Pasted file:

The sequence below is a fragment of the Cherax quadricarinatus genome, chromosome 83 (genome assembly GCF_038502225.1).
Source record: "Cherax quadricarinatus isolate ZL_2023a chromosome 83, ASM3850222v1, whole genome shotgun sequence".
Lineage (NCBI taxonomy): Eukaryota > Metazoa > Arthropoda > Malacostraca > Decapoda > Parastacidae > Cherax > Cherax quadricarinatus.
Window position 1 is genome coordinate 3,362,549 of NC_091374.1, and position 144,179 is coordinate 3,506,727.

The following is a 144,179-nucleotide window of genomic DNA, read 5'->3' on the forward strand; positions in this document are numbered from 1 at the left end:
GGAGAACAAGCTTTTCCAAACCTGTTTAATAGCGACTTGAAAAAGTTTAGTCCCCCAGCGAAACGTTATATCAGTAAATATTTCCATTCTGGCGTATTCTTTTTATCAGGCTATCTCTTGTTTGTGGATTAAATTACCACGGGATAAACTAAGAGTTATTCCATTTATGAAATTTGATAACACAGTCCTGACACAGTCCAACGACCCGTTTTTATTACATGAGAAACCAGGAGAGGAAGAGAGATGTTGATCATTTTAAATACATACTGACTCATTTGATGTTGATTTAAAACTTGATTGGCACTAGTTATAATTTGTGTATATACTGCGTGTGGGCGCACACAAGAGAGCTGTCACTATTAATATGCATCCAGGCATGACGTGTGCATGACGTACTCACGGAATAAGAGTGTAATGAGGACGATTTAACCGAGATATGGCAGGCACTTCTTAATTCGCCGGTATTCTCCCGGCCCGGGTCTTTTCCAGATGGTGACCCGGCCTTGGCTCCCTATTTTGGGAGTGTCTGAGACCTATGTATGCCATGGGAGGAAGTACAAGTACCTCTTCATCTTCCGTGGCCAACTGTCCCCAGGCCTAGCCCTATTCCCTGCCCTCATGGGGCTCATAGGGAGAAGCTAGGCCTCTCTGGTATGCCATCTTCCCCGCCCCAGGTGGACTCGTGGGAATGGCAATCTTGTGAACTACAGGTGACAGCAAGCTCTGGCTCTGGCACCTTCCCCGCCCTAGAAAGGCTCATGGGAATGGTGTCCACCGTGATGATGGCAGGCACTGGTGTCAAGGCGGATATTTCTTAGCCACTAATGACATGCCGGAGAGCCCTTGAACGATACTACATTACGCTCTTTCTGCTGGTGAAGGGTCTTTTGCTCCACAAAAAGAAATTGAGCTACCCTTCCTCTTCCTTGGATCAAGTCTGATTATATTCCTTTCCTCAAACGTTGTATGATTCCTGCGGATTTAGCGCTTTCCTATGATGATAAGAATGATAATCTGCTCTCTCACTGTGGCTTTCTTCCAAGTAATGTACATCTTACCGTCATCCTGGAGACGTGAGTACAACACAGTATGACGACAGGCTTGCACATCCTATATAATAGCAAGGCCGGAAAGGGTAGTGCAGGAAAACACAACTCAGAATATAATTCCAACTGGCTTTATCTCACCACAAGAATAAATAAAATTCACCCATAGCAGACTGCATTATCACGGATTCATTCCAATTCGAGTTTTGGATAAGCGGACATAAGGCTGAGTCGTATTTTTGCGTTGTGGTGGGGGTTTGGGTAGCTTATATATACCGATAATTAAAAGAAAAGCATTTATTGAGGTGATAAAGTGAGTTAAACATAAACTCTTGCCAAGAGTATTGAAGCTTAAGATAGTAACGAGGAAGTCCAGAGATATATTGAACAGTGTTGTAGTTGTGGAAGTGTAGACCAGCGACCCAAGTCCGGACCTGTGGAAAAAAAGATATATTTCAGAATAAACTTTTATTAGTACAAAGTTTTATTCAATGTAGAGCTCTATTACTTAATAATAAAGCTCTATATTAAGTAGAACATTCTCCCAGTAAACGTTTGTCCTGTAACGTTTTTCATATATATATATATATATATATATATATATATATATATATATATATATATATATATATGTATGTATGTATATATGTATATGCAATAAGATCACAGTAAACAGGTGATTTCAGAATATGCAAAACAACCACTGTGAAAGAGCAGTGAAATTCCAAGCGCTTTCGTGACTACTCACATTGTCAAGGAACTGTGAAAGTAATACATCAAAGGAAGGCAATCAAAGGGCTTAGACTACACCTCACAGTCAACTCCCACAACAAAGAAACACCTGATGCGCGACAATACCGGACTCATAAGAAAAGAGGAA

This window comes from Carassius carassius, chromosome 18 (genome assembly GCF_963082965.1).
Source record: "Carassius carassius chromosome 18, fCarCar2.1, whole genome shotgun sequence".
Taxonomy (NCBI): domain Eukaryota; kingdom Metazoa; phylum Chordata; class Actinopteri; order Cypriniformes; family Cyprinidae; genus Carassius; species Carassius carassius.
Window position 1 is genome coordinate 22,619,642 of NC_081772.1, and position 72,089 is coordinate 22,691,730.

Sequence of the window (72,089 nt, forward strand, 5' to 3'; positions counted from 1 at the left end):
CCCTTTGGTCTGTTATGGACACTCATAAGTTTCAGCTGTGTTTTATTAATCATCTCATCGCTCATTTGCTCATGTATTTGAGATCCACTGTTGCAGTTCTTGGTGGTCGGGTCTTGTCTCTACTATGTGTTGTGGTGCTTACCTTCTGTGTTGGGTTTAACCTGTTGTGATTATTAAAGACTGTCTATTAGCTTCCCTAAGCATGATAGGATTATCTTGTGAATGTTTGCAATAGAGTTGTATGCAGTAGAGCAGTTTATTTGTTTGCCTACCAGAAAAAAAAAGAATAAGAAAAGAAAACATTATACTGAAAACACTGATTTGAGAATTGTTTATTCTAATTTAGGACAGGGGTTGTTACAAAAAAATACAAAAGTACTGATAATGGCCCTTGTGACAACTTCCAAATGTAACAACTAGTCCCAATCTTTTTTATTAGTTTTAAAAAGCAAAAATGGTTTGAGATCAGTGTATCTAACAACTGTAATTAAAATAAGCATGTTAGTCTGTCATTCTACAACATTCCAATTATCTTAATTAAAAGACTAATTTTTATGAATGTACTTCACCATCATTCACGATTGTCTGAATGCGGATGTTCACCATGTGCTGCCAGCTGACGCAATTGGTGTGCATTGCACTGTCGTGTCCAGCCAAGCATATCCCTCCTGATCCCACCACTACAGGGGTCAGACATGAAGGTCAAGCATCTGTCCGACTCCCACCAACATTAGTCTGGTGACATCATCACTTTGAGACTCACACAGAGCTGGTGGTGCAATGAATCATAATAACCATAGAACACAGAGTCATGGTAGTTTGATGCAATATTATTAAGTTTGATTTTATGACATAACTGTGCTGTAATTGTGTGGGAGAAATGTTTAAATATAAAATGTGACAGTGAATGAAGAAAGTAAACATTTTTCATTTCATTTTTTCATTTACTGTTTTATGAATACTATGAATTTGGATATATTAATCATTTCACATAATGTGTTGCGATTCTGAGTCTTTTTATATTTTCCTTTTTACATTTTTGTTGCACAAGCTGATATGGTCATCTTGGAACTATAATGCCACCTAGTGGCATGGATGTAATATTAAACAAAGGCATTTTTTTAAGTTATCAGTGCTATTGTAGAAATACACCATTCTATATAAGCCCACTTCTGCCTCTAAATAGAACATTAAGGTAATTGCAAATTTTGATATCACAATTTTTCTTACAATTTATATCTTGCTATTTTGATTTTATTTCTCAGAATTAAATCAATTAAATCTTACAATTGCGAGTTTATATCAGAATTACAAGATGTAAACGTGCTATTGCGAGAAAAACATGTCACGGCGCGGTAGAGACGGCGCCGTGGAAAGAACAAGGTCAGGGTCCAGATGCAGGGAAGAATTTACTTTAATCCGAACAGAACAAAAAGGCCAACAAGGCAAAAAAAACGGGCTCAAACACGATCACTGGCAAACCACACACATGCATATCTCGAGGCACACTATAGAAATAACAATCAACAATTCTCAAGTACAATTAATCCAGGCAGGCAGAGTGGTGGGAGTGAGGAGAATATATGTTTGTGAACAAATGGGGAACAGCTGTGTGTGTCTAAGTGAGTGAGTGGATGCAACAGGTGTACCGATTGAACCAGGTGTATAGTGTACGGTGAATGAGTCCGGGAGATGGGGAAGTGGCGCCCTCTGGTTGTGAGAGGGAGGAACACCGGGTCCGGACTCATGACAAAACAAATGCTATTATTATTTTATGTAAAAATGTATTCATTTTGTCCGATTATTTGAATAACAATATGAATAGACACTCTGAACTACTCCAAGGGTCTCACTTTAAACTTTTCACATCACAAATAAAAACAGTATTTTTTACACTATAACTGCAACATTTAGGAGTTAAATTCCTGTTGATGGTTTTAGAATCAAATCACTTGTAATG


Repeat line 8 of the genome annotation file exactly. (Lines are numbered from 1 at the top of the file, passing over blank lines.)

Source record: "Carassius carassius chromosome 18, fCarCar2.1, whole genome shotgun sequence".